Tripoli, 8 February 2013:
A husband may now marry second wife, without the permission of his first, following a ruling by the Constitutional Chamber of the Supreme Court.
The judgement, which overturns part of the Marriage Act (Law 10) of the Qaddafi regime, was made on the grounds that the previous legislation was contrary to Sharia law, which does not require a husband to obtain the consent of any current wife, before taking a new bride. Under the former legislation, if a wife refused to allow another marriage, the husband would have to seek the permission of a court.
In October last year, the head of the National Transitional Council, Mustafa Abdul Jalil announced that all Qaddafi laws which contravened the Sharia, would be struck down. However the current change to Law 10 does not include the restoration of Sharia divorce. A court judgement remains necessary. The court practice has been to ask the husband and wife to reconsider demands for a divorce. This has meant a minimum of one year and up to two and a half years before divorces have gone through.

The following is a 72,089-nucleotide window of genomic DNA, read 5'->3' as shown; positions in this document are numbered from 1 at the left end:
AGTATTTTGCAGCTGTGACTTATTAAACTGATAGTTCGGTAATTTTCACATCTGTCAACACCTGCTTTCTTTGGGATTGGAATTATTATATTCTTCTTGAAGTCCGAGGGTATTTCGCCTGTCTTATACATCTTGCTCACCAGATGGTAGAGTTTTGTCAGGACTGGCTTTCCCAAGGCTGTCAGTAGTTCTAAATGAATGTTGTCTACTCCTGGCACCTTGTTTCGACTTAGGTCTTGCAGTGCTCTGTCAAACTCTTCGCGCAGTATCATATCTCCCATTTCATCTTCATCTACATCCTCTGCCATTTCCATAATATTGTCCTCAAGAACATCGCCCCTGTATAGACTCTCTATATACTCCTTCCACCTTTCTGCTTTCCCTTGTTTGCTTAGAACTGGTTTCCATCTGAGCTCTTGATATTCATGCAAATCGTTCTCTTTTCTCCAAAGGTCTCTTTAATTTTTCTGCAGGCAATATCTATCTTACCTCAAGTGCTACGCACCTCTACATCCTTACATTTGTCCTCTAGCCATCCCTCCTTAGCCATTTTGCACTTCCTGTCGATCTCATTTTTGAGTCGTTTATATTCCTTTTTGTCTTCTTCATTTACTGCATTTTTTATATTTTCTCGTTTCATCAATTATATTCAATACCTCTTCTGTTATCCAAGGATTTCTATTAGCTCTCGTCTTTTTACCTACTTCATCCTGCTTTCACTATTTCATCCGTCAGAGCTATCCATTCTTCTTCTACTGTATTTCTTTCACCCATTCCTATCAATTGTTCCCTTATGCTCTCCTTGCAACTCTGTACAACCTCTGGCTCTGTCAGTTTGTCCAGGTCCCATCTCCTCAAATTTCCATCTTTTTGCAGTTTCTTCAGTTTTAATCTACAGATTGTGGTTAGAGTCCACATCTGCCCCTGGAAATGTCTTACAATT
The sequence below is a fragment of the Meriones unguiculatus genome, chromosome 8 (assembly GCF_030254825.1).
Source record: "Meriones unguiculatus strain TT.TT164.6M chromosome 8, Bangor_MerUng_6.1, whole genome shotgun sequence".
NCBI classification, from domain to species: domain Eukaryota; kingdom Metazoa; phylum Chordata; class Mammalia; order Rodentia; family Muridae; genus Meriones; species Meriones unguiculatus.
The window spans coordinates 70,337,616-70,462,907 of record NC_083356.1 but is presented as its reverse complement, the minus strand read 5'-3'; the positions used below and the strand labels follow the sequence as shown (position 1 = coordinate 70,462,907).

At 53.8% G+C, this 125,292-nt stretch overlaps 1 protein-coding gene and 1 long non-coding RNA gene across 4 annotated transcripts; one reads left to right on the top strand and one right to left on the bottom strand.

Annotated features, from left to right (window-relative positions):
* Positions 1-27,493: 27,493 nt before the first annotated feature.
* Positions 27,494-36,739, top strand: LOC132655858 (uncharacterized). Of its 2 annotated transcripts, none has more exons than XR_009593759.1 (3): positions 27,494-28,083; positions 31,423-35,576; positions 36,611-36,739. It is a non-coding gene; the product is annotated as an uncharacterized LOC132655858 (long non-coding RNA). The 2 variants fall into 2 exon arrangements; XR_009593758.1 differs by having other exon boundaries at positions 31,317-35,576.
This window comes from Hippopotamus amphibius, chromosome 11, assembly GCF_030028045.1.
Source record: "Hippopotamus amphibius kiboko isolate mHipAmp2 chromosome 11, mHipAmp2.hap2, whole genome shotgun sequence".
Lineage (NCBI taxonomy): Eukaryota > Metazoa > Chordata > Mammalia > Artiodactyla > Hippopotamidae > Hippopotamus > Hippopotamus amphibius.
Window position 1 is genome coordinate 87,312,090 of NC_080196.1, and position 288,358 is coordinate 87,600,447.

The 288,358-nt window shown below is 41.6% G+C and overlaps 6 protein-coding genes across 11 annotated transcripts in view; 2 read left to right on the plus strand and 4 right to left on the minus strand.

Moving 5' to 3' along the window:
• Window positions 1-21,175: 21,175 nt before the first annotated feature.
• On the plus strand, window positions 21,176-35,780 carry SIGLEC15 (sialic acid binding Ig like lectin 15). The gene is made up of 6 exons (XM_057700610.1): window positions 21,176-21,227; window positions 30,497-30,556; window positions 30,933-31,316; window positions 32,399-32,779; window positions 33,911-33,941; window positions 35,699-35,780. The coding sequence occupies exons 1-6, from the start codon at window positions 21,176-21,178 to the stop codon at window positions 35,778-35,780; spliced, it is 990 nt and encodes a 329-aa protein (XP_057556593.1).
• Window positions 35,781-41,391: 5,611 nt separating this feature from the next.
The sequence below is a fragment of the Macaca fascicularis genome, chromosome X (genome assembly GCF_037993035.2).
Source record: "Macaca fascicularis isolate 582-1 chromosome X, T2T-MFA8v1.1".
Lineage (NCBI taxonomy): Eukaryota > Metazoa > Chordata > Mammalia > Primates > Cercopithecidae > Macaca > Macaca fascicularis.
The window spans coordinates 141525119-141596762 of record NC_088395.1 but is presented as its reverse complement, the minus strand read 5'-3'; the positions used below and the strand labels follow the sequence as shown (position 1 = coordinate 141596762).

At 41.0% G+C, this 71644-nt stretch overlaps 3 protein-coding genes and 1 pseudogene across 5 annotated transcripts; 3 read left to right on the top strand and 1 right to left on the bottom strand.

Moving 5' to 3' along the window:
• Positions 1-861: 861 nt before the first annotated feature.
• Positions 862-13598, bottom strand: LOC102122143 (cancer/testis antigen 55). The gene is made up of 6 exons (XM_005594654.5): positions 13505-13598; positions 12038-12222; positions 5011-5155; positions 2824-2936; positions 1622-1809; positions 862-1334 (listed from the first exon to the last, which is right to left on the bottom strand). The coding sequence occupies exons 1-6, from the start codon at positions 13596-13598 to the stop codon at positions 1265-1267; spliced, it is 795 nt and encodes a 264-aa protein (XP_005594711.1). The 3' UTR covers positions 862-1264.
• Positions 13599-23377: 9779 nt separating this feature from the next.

One barrier to marrying more than one wife during the 43 years of Qaddafi rule was money. With low average salaries and housing shortages, it was both difficult and expensive to buy further homes or a larger property to accommodate the extra family. The Ministry of Housing is administering a special fund designed to address this shortage. According to some sources, the old regime’s Law 10 has resulted in a large number of unmarried Libyan women. The demographics however, do not appear to bear this out. In 2011, out of an estimated population of 6.5 million, males outnumbered females in every age group except the over-65s. However, one explanation for this may be the rising trend for Libyan males to marry foreign brides, typically from Egypt, Tunisia or Morocco.